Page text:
This could be because your illness prevents you from earning money or from effectively managing your debts.
More realistically, creditors may agree to give you more time and breathing space so that you’re not overwhelmed.
You may find it embarrassing or intimidating to talk about your debts and/or illnesses especially if they’re mental health issues. I highly suggest that if you’re seeking debt advice, you should contact a registered charity such as The Citizens Advice Bureau.
They have trained professionals that will discuss your situation with you thoroughly and tell you all the options you can pursue.
If you’re finding the incoming information overwhelming, you can even ask them to break it down into smaller sessions. Of course, they would attend to your more urgent matters first.
What are Some Rules and Guidelines in Place to Protect Debtors who are Ill?
Depending on the type of debt you have, your creditor could be following a number of different guidelines, codes and practices.
Some of these are:
- Most types of personal debt such as payday loans, credit card loans, etc. are authorised and regulated by the Financial Conduct Authority. The FCA’s FCA’s Consumer Credit sourcebook clearly states that all lenders must have clear policies on how they must deal with debtors that are more vulnerable. If you feel your creditor is being unfair, you can report them to the FCA.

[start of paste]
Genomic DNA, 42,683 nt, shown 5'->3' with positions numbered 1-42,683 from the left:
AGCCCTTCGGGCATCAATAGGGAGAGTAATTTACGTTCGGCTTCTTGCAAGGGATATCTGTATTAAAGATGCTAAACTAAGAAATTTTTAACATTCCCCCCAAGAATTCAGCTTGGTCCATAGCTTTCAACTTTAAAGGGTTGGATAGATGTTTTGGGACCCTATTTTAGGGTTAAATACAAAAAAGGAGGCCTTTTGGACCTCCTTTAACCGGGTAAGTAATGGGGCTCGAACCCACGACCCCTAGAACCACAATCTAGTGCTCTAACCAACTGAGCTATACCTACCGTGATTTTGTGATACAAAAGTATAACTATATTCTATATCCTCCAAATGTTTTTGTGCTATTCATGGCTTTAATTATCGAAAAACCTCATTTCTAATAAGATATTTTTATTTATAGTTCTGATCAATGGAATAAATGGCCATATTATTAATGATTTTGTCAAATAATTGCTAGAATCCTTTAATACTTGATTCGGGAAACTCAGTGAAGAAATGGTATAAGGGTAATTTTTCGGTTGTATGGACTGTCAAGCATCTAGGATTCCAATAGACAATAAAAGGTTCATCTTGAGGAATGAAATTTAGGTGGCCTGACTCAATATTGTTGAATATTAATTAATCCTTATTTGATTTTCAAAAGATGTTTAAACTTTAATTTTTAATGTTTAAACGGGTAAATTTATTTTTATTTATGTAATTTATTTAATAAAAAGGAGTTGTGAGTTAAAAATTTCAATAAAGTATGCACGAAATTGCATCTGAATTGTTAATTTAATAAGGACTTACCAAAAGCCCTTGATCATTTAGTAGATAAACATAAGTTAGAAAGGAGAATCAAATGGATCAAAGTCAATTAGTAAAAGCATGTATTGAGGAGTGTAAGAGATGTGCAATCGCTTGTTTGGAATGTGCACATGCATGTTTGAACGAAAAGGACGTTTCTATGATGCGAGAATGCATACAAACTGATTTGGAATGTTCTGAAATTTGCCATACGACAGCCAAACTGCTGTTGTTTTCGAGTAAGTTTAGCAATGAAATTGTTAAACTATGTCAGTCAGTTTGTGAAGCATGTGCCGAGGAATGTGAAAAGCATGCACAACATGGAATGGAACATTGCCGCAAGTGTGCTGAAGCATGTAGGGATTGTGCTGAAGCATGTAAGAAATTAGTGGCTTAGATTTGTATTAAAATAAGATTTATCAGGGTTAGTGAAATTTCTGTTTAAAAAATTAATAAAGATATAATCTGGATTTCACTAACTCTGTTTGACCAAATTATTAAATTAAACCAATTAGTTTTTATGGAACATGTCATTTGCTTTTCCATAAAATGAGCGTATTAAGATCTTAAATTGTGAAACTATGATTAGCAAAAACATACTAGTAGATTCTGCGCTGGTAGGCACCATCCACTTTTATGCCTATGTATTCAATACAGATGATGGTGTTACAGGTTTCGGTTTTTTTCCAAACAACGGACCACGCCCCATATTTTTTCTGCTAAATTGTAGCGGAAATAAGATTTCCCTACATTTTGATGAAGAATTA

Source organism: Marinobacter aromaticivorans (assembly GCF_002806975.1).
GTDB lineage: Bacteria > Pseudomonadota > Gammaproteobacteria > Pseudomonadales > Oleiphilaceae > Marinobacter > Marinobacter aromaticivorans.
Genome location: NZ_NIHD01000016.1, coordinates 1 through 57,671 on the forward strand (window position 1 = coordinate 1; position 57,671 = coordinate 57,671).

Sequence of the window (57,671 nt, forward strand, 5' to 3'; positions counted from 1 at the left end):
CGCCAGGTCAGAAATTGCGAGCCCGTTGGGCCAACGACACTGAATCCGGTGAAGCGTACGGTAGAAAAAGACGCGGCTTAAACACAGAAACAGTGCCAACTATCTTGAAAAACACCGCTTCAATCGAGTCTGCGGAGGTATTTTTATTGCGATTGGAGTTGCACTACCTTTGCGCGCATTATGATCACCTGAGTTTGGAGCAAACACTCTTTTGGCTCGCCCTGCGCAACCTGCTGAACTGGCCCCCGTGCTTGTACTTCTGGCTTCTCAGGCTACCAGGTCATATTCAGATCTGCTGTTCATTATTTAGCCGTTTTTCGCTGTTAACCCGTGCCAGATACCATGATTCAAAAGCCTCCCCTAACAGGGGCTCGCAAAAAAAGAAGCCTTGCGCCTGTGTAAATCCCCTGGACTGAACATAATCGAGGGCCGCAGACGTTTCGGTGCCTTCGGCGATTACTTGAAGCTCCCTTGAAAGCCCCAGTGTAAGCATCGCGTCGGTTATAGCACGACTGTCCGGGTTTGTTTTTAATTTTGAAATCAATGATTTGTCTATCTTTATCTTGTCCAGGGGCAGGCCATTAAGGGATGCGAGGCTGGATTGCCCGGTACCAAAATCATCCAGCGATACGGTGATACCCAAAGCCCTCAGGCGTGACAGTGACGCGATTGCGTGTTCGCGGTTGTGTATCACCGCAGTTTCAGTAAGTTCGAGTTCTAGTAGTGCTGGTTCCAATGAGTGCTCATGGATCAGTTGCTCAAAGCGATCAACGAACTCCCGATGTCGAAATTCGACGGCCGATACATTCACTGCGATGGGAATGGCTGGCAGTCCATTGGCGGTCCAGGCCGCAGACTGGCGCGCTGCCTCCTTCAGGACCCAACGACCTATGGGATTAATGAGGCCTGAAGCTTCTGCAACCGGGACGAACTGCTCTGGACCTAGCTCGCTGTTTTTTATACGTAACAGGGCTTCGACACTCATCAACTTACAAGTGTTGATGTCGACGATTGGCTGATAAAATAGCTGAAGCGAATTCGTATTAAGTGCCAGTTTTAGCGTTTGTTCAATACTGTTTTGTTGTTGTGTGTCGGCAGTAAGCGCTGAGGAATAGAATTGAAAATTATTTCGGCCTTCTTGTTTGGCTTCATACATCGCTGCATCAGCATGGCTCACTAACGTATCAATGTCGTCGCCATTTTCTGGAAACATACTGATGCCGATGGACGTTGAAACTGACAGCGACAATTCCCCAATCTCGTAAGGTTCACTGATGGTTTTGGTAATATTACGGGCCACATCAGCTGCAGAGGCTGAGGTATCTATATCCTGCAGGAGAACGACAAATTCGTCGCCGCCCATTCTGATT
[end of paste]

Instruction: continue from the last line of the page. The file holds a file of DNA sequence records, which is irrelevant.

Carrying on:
- If you have outstanding balance on your credit card or owe debt to a payday loan, your creditor may be following The Standards of Lending Practice: Personal Customers. These guidelines also have clear guidelines on how organisations must deal with clients that are in a particularly vulnerable situation.
- If you owe Council Tax debt, you can contact your local council and inquire if they have a vulnerability policy. They may have a list of types of individuals they consider to be vulnerable such as the elderly, people with disabilities, people with mental health difficulties, etc. If you fit within their guidelines, you could ask them to deal with your case accordingly.
- If you’re dealing with a bailiff, you may want to skim through Taking Control of Goods: National Standards. They have guidelines on how a bailiff can and can’t do. There are special guidelines on how a bailiff must act when dealing with someone in a vulnerable situation.
Is it Worth it to Try and Get My Debts Written Off Due to My Illness?